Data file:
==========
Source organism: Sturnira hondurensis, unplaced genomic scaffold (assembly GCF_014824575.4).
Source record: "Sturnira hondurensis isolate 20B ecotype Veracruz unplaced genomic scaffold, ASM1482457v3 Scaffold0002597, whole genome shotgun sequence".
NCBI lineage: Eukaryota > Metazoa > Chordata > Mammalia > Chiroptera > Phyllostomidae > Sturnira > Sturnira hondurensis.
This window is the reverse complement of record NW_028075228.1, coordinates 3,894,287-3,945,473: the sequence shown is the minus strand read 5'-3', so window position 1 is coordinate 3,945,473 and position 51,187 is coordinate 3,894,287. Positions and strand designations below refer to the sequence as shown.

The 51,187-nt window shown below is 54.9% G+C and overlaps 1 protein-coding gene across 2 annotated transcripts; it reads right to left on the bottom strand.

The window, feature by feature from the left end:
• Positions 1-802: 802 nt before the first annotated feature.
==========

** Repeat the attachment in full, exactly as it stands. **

Source organism: Sturnira hondurensis, unplaced genomic scaffold (assembly GCF_014824575.4).
Source record: "Sturnira hondurensis isolate 20B ecotype Veracruz unplaced genomic scaffold, ASM1482457v3 Scaffold0002597, whole genome shotgun sequence".
NCBI lineage: Eukaryota > Metazoa > Chordata > Mammalia > Chiroptera > Phyllostomidae > Sturnira > Sturnira hondurensis.
This window is the reverse complement of record NW_028075228.1, coordinates 3,894,287-3,945,473: the sequence shown is the minus strand read 5'-3', so window position 1 is coordinate 3,945,473 and position 51,187 is coordinate 3,894,287. Positions and strand designations below refer to the sequence as shown.

The 51,187-nt window shown below is 54.9% G+C and overlaps 1 protein-coding gene across 2 annotated transcripts; it reads right to left on the bottom strand.

The window, feature by feature from the left end:
• Positions 1-802: 802 nt before the first annotated feature.